A master's degree in business administration can’t prepare you to care about the organizational vision and the team you lead to realize that vision. An economics class doesn’t teach you how to guide people through rough waters. However, helping professionals display dynamic leadership skills every day in their jobs, and when they take those abilities and aptitudes with them to higher echelons of their organizations, morale is boosted, true collaboration is cultivated, and outcomes improve.

ICT: How can the crisis management skills of helping professionals translate into effective leadership in various organizational settings?

MK: Most helpers are formally educated in and acquire on-the-job training in many critical areas of effective leadership. The social worker knows how to defuse high tension and deescalate conflict. The nurse knows how to manage emergencies and attend to triage situations. The senior care worker knows how to soothe anxiety and calm fears. The teacher knows how to engage a crowd and ignite a spark to learn and to achieve. The therapist has mastered the art of active listening, the youth counselor knows how to break down resistance, and the board-certified behavior analyst knows how to reach individuals with communication challenges.

All kinds of helping professionals in all kinds of roles are regularly faced with finding actionable solutions to pressing real-time problems. That’s what crisis management is—thinking fast on your feet, bringing people together for a united goal, making decisions for the greater good, and keeping a cool head amid the heat. And no one does it better, let alone does it more often, than the helping professionals from all walks of life in every city of this country who, in my opinion, serve as the support pillars of a healthy, functioning society. If you can talk a person out of suicide or shepherd a person with a substance use disorder through rehab, you can more than competently handle board meeting accountability and quarterly budget losses.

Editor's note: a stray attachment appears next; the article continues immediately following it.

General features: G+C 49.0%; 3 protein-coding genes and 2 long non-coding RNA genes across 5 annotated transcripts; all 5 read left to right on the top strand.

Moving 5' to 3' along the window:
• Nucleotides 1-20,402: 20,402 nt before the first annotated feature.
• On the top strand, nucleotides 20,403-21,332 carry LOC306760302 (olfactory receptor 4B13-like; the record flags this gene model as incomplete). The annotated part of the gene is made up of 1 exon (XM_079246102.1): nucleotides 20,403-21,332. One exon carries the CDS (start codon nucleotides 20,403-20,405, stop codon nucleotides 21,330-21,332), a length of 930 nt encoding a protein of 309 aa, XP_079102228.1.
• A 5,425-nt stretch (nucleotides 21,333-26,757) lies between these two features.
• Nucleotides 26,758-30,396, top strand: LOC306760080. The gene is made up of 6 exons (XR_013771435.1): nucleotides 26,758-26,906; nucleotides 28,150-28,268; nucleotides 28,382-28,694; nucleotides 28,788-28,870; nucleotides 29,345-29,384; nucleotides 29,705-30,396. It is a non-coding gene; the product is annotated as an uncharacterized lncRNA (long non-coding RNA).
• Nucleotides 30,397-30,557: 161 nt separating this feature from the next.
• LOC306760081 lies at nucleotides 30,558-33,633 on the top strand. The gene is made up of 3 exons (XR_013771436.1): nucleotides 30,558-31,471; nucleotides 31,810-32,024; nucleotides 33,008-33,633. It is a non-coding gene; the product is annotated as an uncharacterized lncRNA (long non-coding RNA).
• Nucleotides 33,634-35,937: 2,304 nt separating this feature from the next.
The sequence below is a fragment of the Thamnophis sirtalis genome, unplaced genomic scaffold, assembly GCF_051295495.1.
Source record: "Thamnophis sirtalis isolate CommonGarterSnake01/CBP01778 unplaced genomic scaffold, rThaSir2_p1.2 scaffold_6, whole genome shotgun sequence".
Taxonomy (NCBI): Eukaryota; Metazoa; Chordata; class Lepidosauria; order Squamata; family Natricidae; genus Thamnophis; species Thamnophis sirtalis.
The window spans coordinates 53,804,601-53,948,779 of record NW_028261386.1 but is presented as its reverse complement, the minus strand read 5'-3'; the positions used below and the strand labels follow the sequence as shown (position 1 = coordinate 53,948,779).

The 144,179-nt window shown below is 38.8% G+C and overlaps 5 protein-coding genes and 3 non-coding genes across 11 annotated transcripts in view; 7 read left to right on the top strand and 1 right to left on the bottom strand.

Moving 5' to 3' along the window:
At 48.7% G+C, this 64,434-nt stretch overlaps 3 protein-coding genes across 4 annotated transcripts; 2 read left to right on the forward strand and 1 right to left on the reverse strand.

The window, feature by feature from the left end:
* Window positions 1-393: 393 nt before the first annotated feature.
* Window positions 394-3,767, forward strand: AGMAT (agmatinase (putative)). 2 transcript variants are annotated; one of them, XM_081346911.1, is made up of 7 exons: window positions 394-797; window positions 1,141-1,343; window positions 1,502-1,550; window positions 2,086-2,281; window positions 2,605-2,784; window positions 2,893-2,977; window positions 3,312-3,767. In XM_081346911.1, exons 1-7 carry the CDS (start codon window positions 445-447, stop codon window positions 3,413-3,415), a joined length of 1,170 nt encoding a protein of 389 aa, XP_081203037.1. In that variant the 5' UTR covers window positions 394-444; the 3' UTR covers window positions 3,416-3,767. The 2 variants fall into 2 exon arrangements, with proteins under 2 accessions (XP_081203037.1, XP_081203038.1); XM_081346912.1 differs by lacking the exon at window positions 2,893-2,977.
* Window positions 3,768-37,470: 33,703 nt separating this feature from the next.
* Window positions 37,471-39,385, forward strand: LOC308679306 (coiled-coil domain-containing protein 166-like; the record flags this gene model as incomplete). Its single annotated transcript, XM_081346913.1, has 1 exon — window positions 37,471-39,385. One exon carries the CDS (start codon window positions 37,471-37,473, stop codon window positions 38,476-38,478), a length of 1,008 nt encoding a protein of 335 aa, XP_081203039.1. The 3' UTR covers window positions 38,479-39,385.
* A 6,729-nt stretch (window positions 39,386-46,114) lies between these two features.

ICT: What are some common myths surrounding the intersection of financial success and compassionate work, and how do you address them in your book?

MK: As mentioned previously, it’s a myth—an outmoded assumption—that people who prioritize compassion in their work can’t also earn a good living. Our society does not begrudge good pay to firefighters who put others before themselves, scientific researchers who find cures for disease, or engineers who make our roads or bridges safer. So why shouldn’t helping professionals, from the teacher’s assistant in the specialized day school to the public health admin in the local agency, who also put others first, find cures, and make our world safer, be deemed worthy of big jobs with big pay? Actually, I don’t think anyone deems them unworthy—they’re just not thought of as high-paying roles, so helpers often enter their careers expecting to be fueled far more by their benevolence than their paychecks.

So, the first step is to acknowledge and accept that the helper’s role is just as valuable to our society and our economy as the financial planner’s or the architect’s. I’m talking about internal acceptance here—recognizing that what you do holds tremendous meaning and serves an indispensable function. When you value that role, you start believing you can make a difference on a broader scale, so you start experimenting with spreading your wings to see just how powerful and empowering you can be. A central aim of the book is to grant helping professionals permission to make a lot of waves and earn as much money as they can along the way to bettering their communities.

ICT: What actionable strategies do you offer in your book to help professionals embrace financial prosperity while maintaining their commitment to making a difference?

MK: My book is not a how-to guide from point A to point G—there’s no course you can sign up for or a certification program to complete that will guarantee a certain salary or title. Rather, it’s an exposition of what makes helpers distinctive and how that specialness can lead to multiple routes to financial prosperity to accompany their vocational fulfillment. Nevertheless, there are tangible steps helping professionals can take to further their careers while sustaining their dedication, like joining industry associations, enrolling in continuing education, volunteering for company groups or panels, finding a mentor to help them accomplish their professional objectives, and assertively advocating for themselves—letting their bosses know, loud and clear, that they want to advance and decisively pursuing opportunities when they arise. Service-minded altruists and caregivers often need to be encouraged to open their mouths on behalf of themselves as much as they open their hearts to others.